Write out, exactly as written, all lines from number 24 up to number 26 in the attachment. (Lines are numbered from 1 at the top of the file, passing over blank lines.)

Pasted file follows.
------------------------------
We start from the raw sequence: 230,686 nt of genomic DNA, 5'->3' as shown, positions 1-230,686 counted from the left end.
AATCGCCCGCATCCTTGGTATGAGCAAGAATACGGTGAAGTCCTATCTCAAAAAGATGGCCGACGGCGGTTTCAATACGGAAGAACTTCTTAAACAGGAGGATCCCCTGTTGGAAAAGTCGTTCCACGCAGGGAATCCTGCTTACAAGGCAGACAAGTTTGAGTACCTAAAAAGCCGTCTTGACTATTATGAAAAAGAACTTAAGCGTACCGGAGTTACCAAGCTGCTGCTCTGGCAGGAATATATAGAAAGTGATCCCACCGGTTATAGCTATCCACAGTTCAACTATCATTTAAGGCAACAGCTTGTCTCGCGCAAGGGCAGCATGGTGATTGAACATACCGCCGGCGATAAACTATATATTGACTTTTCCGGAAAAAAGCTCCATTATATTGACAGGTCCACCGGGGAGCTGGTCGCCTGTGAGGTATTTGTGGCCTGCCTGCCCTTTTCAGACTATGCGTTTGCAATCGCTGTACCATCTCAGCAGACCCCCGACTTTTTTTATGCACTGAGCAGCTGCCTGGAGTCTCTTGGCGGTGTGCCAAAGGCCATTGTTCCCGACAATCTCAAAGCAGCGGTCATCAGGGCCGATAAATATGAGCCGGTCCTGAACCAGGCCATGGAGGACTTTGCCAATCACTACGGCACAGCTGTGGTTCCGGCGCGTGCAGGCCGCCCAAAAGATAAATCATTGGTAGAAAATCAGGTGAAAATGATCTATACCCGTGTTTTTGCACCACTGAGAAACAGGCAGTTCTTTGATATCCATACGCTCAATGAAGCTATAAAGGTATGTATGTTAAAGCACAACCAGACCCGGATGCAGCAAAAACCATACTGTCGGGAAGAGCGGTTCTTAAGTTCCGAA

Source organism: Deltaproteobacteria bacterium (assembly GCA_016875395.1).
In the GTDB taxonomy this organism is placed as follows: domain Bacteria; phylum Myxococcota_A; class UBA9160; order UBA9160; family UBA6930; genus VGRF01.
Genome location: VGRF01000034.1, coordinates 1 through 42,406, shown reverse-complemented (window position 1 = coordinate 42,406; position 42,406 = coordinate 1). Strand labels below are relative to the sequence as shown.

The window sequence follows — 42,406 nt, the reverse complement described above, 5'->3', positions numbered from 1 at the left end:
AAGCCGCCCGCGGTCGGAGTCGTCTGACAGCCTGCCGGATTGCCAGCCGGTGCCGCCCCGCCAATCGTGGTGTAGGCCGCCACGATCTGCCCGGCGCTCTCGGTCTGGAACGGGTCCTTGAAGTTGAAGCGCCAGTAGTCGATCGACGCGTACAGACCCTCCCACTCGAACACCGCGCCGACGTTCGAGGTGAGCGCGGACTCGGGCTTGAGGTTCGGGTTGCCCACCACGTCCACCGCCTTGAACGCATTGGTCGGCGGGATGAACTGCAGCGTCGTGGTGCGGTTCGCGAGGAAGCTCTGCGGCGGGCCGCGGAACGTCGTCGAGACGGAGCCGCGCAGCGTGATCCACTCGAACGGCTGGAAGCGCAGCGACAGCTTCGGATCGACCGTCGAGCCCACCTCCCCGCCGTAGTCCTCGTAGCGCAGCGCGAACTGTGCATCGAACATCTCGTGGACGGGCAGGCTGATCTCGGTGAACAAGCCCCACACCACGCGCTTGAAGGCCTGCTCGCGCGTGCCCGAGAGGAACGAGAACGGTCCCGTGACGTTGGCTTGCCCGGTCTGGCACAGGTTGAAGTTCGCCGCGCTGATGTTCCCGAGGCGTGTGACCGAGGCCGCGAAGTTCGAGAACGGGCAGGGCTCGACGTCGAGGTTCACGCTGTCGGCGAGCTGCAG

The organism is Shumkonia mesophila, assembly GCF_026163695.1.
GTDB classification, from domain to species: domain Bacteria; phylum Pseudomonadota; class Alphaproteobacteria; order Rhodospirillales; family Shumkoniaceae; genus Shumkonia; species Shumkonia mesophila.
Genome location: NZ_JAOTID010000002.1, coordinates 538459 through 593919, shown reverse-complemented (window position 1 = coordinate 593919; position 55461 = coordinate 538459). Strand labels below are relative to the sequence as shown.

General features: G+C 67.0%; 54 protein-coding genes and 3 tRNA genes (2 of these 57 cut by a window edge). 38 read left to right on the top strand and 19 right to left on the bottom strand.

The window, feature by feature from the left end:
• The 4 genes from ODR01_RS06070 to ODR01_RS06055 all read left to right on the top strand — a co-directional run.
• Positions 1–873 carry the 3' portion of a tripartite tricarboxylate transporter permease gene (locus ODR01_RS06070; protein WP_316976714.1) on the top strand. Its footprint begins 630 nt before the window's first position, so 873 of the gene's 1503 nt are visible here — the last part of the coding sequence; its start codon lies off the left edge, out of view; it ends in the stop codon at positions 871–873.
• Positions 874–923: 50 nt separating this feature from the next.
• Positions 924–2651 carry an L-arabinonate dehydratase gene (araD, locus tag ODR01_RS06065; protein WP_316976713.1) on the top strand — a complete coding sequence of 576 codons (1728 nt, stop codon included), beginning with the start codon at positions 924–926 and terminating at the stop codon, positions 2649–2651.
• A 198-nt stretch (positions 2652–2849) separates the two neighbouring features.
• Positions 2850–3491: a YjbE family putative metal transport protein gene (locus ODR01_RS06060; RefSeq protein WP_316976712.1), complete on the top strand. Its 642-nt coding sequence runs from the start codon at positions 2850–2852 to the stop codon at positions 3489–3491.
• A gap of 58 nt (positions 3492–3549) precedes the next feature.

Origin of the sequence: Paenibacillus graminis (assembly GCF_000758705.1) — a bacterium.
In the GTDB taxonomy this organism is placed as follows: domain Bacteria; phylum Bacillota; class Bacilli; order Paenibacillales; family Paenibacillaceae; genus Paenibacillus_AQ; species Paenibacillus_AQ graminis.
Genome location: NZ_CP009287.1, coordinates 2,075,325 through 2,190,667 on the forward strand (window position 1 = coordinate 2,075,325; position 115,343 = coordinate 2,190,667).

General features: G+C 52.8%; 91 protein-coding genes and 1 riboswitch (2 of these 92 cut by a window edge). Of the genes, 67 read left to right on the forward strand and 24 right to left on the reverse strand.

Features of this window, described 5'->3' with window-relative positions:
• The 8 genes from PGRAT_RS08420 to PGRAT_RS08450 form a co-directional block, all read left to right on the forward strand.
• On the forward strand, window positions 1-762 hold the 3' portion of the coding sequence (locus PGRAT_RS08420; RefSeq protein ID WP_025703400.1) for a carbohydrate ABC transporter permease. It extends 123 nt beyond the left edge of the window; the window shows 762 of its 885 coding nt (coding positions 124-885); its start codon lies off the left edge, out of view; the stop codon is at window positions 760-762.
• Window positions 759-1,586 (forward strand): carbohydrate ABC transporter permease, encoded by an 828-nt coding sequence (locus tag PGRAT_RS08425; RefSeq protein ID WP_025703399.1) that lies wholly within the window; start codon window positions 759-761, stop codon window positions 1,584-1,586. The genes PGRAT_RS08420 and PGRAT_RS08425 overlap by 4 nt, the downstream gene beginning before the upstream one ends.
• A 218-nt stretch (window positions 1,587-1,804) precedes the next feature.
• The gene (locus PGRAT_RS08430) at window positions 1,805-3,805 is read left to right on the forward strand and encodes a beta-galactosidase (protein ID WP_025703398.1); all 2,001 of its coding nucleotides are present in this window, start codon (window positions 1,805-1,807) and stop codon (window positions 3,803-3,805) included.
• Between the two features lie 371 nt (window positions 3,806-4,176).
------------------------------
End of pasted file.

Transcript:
Features of this window, described 5'->3' with window-relative positions:
• The 8 genes from PGRAT_RS08420 to PGRAT_RS08450 form a co-directional block, all read left to right on the forward strand.
• On the forward strand, window positions 1-762 hold the 3' portion of the coding sequence (locus PGRAT_RS08420; RefSeq protein ID WP_025703400.1) for a carbohydrate ABC transporter permease. It extends 123 nt beyond the left edge of the window; the window shows 762 of its 885 coding nt (coding positions 124-885); its start codon lies off the left edge, out of view; the stop codon is at window positions 760-762.